Oberpollinger sits on Munich’s main axe, a beacon within the Bavarian city encompassing the main department stores, the guiding elements of the metropolitan center. The luxury shopping center is nestled inside an iconic and renowned building boasting a traditional and vernacular façade and overall appearance.The interiors design hinges on the juxtaposition of German rational architecture and a traditional Bavarian context which were the sources of inspiration. One can clearly see Bauhaus and Miesian elements or patterns inspired by Anni Albers in contrast with a more classic area, incorporating wooden column cladding, referring to the Bavarian background.Upon a closer analysis, the total floor area of circa 5000m² required a clear design strategy to grant a diverse shopping experience. The client manifestly hinted at carving heterogenous, and variegated spaces characterized by diverse designs in order to keep the public engaged at all times. A floor layout with three main areas engulfed by perimeter shops was created to achieve spatial hierarchies and reference points. This resulted in a ‘Classic area’ (zone A), a ‘Contemporary area’ (zone B) and a dedicated ‘Shoe Pavilion’ (zone C).What differentiates these three areas are the main materials and finishes. There is a strong use of diverse materials in this project, characterizing each zone specifically. One can clearly consider the perimeters as the generic design, referring to the Bavarian building vernacular context, rich with wood. Area A and C function as central islands inside a rigid structure, surrounded by adjacent stores. Area B works as a connector between areas A and C.Zone A (the classic area) harks back to Bavarian roots with wooden columns around the perimeter and wooden floors for the perimeter shops, around a central high-end area with brushed aluminum floors. A central area carrying high end brands features columns cladded in white Calacatta marble to enrich the experience and make it more elegant and cozier also with the use of rugs to create a warmer atmosphere. The use of dark wood veneer for the fitting rooms, designed as wooden boxes that divide the space, create a backdrop and avoid the full area being conceived as ‘one’. The same idea is valid with the metal mesh curtains that screen the spaces and create a backdrop. In the central area of the classic area, we utilized matt aluminum ceilings, which appear to be floating, creating a graphic composition.Zone B (contemporary / multi-brand area), wedged between zone A and C, is the connecting area between 2 rational grids of 2 existing buildings. The central Zone B was conceptually considered as a ‘forest’ of columns (since it has a less rational strict grid) through which visitors could ‘get lost’ intentionally and when crossing, they would find their way out of the forest into the other side of the building. This ended up in a black metal “forest” with a ceiling referring to the rational linear design language of Bauhaus. All VVDA-designed and -selected furniture, is based on chrome / metal / silver finishes, and contains black metal ceilings and columns, metal mesh claddings on columns and cabinets, and terrazzo flooring, creating the intended ‘contemporary’ feel. Shop areas are divided by mid-height metal paravents, with glass infill.Zone C (shoe area), situated on the opposite side, is also designed as a central pavilion, with perimeter shops around. Again, perimeter shops with wooden floors and wooden columns are the basis for the Bavarian context. Here, a central red metallic pavilion carries a Bauhaus mood with custom furniture, as well as selected iconic Bauhaus pieces (lamps, chairs). Typical Bauhaus themes are ubiquitous such as tubular elements, mainly in the furniture, linoleum floor patterns, inspired by Anni Albers, and black metal mesh and dark red metal columns, with an industrial reference, homages to Mies van der Rohe.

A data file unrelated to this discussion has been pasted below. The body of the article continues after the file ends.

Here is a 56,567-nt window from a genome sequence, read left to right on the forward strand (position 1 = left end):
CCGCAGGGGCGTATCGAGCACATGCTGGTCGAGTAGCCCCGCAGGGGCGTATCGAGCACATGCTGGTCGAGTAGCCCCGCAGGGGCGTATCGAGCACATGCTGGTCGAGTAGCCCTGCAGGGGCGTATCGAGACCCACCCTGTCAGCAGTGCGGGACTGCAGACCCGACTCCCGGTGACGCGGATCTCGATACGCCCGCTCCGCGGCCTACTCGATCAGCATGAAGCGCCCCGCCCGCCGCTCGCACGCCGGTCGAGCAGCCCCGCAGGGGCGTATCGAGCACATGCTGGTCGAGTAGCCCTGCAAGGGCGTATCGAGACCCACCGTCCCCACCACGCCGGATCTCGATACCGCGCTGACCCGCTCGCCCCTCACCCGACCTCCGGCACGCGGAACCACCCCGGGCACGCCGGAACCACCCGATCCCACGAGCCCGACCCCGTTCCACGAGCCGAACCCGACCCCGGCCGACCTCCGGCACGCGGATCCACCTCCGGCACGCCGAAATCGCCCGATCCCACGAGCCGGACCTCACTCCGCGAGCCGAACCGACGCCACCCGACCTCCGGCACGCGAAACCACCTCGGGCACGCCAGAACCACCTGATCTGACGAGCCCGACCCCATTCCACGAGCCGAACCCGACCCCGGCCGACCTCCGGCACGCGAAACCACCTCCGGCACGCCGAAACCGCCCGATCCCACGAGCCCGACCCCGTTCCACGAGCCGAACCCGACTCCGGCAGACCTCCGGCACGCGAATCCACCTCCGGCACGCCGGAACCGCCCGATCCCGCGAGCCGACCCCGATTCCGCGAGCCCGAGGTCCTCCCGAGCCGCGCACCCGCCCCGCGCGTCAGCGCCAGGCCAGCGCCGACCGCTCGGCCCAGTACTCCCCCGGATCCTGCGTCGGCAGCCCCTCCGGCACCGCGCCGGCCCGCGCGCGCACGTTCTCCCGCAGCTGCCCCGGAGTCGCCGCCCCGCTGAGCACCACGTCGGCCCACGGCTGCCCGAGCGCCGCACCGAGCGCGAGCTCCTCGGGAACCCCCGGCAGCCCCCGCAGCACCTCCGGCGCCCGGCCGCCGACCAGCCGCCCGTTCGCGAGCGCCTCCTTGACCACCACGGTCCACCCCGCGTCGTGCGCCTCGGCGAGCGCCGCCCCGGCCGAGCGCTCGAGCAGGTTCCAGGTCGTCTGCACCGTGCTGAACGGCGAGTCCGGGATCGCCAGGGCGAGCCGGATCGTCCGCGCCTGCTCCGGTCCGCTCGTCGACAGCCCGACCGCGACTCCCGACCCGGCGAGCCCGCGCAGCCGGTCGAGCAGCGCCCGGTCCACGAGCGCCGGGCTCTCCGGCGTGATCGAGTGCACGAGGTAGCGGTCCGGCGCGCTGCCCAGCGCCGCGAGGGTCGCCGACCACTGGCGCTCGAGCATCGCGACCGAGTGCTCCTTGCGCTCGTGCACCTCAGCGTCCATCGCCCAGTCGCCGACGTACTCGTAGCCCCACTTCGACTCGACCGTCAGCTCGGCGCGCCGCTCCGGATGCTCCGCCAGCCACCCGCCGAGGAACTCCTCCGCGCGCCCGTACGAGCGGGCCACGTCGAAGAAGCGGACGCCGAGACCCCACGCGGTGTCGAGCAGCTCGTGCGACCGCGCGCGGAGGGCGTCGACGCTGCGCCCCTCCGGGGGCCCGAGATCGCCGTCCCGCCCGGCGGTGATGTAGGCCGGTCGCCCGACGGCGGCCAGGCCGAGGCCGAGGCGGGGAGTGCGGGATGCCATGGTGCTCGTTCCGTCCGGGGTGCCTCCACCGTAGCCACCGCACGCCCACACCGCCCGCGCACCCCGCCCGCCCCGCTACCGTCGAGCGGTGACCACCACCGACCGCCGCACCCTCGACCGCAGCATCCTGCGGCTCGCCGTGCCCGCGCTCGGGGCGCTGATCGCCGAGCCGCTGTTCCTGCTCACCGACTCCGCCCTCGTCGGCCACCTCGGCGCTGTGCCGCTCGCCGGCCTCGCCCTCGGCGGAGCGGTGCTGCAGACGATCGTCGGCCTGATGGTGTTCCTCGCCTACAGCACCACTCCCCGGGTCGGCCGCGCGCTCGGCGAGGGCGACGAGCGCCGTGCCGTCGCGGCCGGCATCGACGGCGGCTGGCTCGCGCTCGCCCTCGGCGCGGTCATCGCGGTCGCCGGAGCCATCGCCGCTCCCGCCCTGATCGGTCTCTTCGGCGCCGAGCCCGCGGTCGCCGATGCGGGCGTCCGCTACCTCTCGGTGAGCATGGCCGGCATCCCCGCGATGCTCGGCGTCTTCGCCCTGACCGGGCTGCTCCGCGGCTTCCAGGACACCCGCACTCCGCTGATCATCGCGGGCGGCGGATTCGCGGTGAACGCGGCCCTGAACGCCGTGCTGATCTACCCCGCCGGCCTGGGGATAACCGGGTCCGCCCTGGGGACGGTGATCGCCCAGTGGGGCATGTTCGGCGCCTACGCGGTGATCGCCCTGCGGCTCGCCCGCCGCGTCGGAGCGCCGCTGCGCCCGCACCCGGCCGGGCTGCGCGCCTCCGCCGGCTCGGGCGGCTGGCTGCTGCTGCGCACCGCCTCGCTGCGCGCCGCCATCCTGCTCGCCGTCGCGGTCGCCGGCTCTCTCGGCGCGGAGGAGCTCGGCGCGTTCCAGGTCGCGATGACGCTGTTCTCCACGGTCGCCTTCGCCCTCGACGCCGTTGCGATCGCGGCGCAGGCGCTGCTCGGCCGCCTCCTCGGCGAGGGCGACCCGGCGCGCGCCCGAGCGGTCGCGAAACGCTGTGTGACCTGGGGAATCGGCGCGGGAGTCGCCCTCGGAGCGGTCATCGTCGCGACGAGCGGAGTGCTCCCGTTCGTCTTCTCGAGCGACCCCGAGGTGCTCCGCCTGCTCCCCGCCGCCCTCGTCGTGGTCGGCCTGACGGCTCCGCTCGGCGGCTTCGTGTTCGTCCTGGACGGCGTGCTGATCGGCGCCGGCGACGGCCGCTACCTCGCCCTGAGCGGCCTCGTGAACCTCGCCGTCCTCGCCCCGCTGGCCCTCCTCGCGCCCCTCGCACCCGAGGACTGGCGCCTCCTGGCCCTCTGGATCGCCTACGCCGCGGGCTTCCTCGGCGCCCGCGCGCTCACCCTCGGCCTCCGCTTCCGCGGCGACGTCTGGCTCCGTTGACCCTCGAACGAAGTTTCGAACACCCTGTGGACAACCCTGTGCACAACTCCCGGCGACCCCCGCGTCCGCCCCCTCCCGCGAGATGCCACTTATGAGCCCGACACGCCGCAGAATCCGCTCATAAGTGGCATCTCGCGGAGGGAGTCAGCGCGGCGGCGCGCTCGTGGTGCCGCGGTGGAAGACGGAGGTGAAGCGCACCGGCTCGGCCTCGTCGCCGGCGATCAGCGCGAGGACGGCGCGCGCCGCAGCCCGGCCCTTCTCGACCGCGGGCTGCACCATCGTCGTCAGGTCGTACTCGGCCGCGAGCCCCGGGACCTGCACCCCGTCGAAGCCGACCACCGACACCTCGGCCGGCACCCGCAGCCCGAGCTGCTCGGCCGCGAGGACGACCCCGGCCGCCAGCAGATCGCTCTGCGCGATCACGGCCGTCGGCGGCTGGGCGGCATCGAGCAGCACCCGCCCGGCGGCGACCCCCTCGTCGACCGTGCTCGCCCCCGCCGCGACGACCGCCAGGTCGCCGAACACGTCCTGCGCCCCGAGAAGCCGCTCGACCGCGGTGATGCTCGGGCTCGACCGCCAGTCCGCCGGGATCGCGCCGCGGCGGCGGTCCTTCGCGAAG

More info: Oberpollinger.de